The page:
My daughters also were quite inspired by seeing the Dead Sea Scrolls, and they were eager to create their own scrolls at home. (We just glued parchment paper to wooden dowels to create them.) 

Laurel writes in her scroll.
Linnea uses hieroglyph stamps on her scroll.
We wrap each scroll in felt to help preserve it.
our jar of scrolls

Another way to pass along truths about God is through song. And that’s actually another way God brought Psalm 145 to my attention. While my husband was leading worship music at church a few weeks ago, he found this fantastic song for a Sunday morning offertory. Our very talented friend Mia sang “The Lord is Gracious and Compassionate” beautifully. It’s one of those songs that you can’t help but sing along to, and the words are right from Scripture. Many are right from Psalm 145. Listen to this version from Vineyard Church and you’ll see what I mean: 

Putting Scripture to music usually helps greatly in attempts to memorize it. So when the fall Sunday School classes kicked off at church this week, I suppose I shouldn’t have been surprised to discover that my oldest daughter’s weekly memory verse comes from Psalm 145. It’s verse 9: “The LORD is good to all; He has compassion on all He has made.” She came home from class with it already memorized, thanks to that song she’d heard over and over!

What’s more, my youngest daughter and I have been studying the seven days of creation in Genesis this past week, so “all He has made” has been at the forefront of my mind. Her memory verse isn’t from Psalm 145, but it dovetails nicely into this message of God’s mighty acts. Luke 18:27 says, “What is impossible with man is possible with God.” Preserving words on paper for two thousand years would be impossible for man, but it was possible with God! 

So, as we dive deep into a busy new school year — teaching the next generation about God — I am thankful for the fresh encouragement in these ancient words of Psalm 145. When I am tempted to be angered by my children’s attitudes or behaviors, I cling to those words “gracious and compassionate, slow to anger, rich in love.” Lord, help me respond to my children the way You respond to Yours! 

I am so thankful that God is good to all and compassionate on all He has made. I am thankful that He provides for my needs and watches over me. He is worthy of praise for ever and ever! 

Psalm 145

A psalm of praise. Of David.

 1 [a] I will exalt you, my God the King;
       I will praise your name for ever and ever. 

 2 Every day I will praise you
       and extol your name for ever and ever.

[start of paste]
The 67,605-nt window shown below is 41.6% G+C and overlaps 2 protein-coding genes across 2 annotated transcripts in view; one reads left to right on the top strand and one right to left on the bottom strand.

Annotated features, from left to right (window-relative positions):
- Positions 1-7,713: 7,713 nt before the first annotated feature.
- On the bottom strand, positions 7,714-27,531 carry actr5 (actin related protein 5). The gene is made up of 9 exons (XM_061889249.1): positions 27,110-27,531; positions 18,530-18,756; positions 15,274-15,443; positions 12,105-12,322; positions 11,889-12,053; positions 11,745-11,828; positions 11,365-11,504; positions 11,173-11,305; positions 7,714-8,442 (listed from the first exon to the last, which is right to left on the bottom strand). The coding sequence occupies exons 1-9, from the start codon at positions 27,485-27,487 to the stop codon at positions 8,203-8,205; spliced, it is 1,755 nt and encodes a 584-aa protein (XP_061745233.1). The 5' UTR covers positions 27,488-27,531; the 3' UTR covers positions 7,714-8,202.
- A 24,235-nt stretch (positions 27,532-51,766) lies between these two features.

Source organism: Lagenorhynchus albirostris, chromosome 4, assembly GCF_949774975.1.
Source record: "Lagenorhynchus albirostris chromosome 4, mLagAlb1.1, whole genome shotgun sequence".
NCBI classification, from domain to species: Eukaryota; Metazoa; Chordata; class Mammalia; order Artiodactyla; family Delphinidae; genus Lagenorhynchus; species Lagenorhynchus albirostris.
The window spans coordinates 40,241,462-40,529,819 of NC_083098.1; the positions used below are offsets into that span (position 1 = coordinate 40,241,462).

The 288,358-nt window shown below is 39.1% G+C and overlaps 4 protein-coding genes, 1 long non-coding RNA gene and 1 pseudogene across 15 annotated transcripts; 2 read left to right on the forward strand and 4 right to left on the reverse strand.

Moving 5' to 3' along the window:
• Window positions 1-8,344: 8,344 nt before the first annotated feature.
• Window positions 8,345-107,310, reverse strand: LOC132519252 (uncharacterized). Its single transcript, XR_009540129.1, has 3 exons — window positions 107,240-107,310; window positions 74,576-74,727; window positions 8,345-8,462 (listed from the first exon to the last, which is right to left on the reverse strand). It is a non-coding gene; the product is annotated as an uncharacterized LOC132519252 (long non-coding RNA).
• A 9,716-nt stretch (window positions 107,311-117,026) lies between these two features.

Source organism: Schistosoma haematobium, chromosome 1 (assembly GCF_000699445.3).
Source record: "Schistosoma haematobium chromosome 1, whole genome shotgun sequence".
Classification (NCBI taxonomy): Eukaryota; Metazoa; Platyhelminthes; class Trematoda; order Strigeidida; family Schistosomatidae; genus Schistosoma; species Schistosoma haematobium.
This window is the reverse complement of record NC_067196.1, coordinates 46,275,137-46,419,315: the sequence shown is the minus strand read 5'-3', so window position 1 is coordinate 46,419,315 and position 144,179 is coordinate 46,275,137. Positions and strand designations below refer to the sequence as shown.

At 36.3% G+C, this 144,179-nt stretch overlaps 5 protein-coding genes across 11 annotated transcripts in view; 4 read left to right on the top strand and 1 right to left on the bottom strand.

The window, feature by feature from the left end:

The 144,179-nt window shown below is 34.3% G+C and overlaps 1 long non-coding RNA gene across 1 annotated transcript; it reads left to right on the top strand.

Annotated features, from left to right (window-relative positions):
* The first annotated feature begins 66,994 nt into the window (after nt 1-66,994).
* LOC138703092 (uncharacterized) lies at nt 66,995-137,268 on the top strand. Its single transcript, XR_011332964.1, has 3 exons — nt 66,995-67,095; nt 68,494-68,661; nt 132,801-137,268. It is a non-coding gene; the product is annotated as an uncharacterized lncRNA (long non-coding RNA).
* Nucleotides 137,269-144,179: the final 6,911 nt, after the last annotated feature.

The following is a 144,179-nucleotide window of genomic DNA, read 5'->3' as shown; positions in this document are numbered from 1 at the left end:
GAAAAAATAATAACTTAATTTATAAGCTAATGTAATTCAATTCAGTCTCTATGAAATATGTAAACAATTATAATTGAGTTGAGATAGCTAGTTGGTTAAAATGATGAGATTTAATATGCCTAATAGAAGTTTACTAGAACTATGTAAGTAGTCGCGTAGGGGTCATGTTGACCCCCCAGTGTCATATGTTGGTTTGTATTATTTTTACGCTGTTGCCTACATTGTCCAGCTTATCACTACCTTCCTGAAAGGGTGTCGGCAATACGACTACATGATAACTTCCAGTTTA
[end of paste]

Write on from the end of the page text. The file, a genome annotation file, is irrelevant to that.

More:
3 Great is the LORD and most worthy of praise;
       his greatness no one can fathom. 

 4 One generation will commend your works to another;
       they will tell of your mighty acts. 

 5 They will speak of the glorious splendor of your majesty,
       and I will meditate on your wonderful works. [b] 

 6 They will tell of the power of your awesome works,
       and I will proclaim your great deeds. 

 7 They will celebrate your abundant goodness
       and joyfully sing of your righteousness. 

 8 The LORD is gracious and compassionate,
       slow to anger and rich in love. 

 9 The LORD is good to all;
       he has compassion on all he has made. 

 10 All you have made will praise you, O LORD;
       your saints will extol you. 

 11 They will tell of the glory of your kingdom
       and speak of your might, 

 12 so that all men may know of your mighty acts
       and the glorious splendor of your kingdom. 

 13 Your kingdom is an everlasting kingdom,
       and your dominion endures through all generations.
       The LORD is faithful to all his promises
       and loving toward all he has made. [c] 

 14 The LORD upholds all those who fall
       and lifts up all who are bowed down. 

 15 The eyes of all look to you,
       and you give them their food at the proper time. 

 16 You open your hand
       and satisfy the desires of every living thing. 

 17 The LORD is righteous in all his ways
       and loving toward all he has made. 

 18 The LORD is near to all who call on him,
       to all who call on him in truth. 

 19 He fulfills the desires of those who fear him;
       he hears their cry and saves them. 

 20 The LORD watches over all who love him,
       but all the wicked he will destroy. 

 21 My mouth will speak in praise of the LORD.
       Let every creature praise his holy name
       for ever and ever. 

By the way, the girls and I have been reading The Mighty Acts of God aloud, and it’s really well done. I highly recommend it.

Expressing Herself

While our oldest daughter has been quiet and reserved since Day 1, our youngest has been, well, much louder and much more expressive. On Day 1 in the nursery at the hospital, one of the nurses told me, “Wow! She’s a pistol!” We spent the next 4+ years fully realizing just what that nurse meant!

If you saw these photos last summer, you know our expressive one makes lots of faces in the backyard. Truth is, she makes lots of faces wherever she roams. Here are some that I caught at the park our first day of school.

serious
smiley
excited
mischievous
sweet